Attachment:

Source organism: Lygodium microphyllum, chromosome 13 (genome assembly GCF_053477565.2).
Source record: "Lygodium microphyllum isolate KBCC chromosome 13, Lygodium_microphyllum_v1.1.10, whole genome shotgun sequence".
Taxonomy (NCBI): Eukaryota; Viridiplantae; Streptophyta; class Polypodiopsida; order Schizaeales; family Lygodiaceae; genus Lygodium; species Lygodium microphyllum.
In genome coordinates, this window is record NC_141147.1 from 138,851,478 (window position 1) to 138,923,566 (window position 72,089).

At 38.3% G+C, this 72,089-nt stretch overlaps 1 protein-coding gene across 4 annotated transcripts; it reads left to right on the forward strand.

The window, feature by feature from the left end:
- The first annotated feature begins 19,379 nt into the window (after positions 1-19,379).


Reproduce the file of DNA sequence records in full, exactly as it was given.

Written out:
Source organism: Lygodium microphyllum, chromosome 13 (genome assembly GCF_053477565.2).
Source record: "Lygodium microphyllum isolate KBCC chromosome 13, Lygodium_microphyllum_v1.1.10, whole genome shotgun sequence".
Taxonomy (NCBI): Eukaryota; Viridiplantae; Streptophyta; class Polypodiopsida; order Schizaeales; family Lygodiaceae; genus Lygodium; species Lygodium microphyllum.
In genome coordinates, this window is record NC_141147.1 from 138,851,478 (window position 1) to 138,923,566 (window position 72,089).

At 38.3% G+C, this 72,089-nt stretch overlaps 1 protein-coding gene across 4 annotated transcripts; it reads left to right on the forward strand.

The window, feature by feature from the left end:
- The first annotated feature begins 19,379 nt into the window (after positions 1-19,379).